Hyper-Tuned – Intelligent Business Optimisation for the Modern World, Part 1

by | Aug 12, 2020 | 0 comments

As the world becomes more dynamic and smart technology becomes available instantly and globally, it has started the latest industrial revolution.

What is the latest industrial revolution? A quick search on Google will tell you that industry has previously been through three revolutions, each one completely transforming our business environment.

1st Industrial Revolution was the transition to new manufacturing processes in Europe and the United States, in the period from about 1760 to sometime between 1820 and 1840. Think water wheels and steam.

2nd Industrial Revolution was a phase of rapid standardisation and industrialisation from 1870 into the early 20th century up until World War I. Think electricity and mass production.

3rd Industrial Revolution started in the 1950s and was driven by the rise of electronics, telecommunication, and computing. This brought unprecedented access to such things as space expeditions, research and biotechnology and lead to the present-day miniaturisation and mobilisation of smart personal interactions such as the smart phone, e.g.

Each iteration or “Revolution” has completely transformed the way business is conducted, sustainable wealth is created and how people live their lives as a result. This now brings us to the present day and, since the beginning of the 21st century, we have entered the 4th Industrial Revolution.

What is Industry 4.0?

The 4th industrial revolution, also known as Industry 4.0, is transforming all industries in all markets. It is completely revolutionising the way we will do business across the world. As with previous industrial revolutions, it will change how we conduct business in the future, and it will change and shape our lives going forwards.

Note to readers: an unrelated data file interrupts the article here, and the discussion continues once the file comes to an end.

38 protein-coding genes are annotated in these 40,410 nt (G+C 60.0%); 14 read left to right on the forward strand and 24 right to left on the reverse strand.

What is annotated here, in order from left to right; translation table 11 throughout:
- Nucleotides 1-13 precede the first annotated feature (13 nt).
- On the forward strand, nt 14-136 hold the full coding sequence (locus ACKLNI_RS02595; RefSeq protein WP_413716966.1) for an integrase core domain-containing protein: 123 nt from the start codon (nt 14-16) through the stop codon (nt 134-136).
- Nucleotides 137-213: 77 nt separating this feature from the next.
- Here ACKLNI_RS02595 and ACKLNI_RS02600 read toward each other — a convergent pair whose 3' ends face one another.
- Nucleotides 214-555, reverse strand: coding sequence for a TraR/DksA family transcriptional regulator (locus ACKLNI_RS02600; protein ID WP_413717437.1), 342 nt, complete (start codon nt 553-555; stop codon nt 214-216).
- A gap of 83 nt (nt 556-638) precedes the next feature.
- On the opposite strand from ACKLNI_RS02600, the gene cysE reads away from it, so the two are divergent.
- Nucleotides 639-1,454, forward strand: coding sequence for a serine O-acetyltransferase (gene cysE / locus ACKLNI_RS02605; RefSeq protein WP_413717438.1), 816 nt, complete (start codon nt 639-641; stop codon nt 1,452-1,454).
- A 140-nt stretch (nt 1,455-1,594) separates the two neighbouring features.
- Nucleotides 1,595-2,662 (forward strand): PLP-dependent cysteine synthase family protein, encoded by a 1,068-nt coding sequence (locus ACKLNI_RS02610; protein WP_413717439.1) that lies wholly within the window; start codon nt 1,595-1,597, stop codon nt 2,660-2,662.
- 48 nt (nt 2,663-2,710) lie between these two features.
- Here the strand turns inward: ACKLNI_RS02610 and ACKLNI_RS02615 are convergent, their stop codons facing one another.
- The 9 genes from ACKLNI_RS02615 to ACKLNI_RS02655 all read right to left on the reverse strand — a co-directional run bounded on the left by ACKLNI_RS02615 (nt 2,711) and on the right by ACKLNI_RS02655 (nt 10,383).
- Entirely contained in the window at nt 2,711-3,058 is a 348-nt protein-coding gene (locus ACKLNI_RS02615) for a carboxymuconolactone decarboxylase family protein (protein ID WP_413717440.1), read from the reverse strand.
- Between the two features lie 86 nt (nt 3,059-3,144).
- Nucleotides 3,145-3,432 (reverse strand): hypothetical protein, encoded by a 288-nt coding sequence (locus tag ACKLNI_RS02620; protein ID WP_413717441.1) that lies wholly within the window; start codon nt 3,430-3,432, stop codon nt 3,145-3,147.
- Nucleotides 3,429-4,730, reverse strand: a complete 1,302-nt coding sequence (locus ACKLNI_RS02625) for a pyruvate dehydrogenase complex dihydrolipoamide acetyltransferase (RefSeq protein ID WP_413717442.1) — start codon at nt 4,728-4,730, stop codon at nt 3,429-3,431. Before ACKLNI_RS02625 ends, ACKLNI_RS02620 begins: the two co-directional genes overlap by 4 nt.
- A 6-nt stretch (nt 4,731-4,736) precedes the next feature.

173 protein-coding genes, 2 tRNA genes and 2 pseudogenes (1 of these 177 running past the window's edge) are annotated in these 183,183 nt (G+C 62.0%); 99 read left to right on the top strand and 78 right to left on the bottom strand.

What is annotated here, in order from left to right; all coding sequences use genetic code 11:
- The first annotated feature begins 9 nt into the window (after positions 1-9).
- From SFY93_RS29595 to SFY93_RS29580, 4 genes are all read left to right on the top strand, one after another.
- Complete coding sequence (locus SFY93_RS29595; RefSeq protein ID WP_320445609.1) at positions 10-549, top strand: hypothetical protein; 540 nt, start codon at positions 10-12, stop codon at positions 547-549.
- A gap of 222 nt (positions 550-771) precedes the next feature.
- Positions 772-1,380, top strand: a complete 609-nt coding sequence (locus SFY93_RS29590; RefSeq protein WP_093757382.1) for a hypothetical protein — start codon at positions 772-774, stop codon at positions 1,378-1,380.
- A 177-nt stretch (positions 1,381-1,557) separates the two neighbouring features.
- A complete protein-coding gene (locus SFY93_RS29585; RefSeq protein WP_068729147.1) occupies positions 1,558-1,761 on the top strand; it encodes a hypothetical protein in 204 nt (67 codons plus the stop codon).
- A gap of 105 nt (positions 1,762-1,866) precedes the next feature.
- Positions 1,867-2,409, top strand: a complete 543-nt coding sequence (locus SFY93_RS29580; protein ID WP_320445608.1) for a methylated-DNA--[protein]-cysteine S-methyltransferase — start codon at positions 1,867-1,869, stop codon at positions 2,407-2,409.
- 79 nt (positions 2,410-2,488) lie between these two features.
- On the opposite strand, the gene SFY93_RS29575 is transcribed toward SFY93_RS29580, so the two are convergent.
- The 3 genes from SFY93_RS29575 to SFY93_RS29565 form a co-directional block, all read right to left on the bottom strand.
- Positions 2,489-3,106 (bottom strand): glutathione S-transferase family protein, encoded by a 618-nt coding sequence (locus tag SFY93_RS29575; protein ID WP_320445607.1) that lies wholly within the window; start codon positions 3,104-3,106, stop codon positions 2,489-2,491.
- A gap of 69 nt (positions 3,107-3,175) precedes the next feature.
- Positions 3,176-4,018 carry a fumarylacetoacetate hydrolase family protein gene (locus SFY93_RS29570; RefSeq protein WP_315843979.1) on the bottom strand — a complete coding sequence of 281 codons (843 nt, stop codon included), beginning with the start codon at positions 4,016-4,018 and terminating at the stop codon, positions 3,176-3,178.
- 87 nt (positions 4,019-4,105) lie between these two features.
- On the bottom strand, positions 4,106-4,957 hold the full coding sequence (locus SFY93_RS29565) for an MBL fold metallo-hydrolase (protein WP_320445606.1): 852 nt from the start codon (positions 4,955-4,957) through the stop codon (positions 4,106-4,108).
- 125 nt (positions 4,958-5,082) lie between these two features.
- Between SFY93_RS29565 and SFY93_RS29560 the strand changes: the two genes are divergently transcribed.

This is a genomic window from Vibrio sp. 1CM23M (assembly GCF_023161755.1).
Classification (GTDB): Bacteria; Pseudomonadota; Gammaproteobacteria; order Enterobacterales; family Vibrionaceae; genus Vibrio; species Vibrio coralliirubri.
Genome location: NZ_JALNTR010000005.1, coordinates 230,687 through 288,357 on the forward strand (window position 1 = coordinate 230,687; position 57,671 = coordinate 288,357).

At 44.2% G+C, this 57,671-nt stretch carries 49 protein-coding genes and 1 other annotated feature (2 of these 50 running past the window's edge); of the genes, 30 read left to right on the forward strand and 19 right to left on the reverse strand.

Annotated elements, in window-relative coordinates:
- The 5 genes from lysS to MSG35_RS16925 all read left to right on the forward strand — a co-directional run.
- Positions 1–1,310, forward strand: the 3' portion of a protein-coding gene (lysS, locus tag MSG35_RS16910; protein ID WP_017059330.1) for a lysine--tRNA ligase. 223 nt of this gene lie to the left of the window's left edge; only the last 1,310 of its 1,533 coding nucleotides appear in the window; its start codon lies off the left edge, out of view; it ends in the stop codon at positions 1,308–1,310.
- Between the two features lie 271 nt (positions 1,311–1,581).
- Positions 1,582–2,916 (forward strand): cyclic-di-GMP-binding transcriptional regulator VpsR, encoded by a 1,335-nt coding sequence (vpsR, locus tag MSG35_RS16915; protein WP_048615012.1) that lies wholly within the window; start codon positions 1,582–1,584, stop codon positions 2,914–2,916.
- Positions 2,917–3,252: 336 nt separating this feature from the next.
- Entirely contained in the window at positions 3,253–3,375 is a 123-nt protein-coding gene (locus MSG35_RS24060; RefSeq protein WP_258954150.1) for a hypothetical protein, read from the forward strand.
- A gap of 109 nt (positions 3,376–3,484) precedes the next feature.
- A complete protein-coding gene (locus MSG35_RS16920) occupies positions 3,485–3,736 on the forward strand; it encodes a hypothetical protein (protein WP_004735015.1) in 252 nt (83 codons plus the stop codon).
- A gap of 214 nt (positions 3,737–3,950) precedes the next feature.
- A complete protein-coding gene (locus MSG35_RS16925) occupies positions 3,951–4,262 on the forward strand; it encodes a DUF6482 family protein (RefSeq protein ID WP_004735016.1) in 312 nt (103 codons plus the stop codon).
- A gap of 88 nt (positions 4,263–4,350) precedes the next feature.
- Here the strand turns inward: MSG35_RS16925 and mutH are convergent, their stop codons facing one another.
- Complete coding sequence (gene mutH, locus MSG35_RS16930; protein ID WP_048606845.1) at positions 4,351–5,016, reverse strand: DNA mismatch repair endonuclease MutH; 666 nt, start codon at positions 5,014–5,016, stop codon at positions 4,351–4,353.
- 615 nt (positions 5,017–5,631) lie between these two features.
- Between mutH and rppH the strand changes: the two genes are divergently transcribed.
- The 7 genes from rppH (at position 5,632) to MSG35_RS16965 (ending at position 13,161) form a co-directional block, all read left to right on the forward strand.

Wikipedia describes Industry 4.0 as:

The Fourth Industrial Revolution (or Industry 4.0) is the ongoing transformation of traditional manufacturing and industrial practices combined with the latest smart technology. This primarily focuses on the use of large-scale machine to machine communication (M2M) and Internet of Things (IoT) deployments to provide increased automation, improved communication and self-monitoring, as well as smart machines that can analyse and diagnose issues without the need for human intervention.

The Fourth Industrial Revolution (or Industry 4.0) is the ongoing transformation of traditional manufacturing and industrial practices combined with the latest smart technology. This primarily focuses on the use of large-scale machine to machine communication (M2M) and Internet of Things (IoT) deployments to provide increased automation, improved communication and self-monitoring, as well as smart machines that can analyse and diagnose issues without the need for human intervention.

Why does it matter?

As this smart business approach gains momentum, it also requires an intelligent response for businesses to both manage and optimise their performance. In today’s data-driven economy, decisions made on static information are dead on arrival. Strategic decisions cycles now need to be weekly or even daily. We call this requirement a hyper-tuned business.

What if you had a full diagnostic of your current performance displayed visually and in real time? You then apply the latest growth and profit business management techniques while continually testing and fine tuning in real time.  The visual demonstration of optimised outputs can be reported to anyone at anytime from anywhere. This delivers intelligent business optimisation at an unprecedented rate of change.

Imagine if this could then be delivered at a price that has, up until now, been unprecedented, due to the emergence of the latest technology. Thus, enabling the business improvement to fund the business intelligence platform, making the entire initiative self-funding. In fact, you would then have a hyper tuned business and be outperforming your competitors on agility, price, delivery, and margins whilst building resilience into the future.

Business value chains are becoming connected locally and globally and across industry and market sectors. These transactions are becoming completely interconnected and are carried out in much shorter cycle times.

This is now affecting all market sectors from Manufacturing, Construction and Retail through to the functional aspects of Operations, Supply Chain and Logistics.  Companies that are raising to the challenge quickly are gaining a true advantage.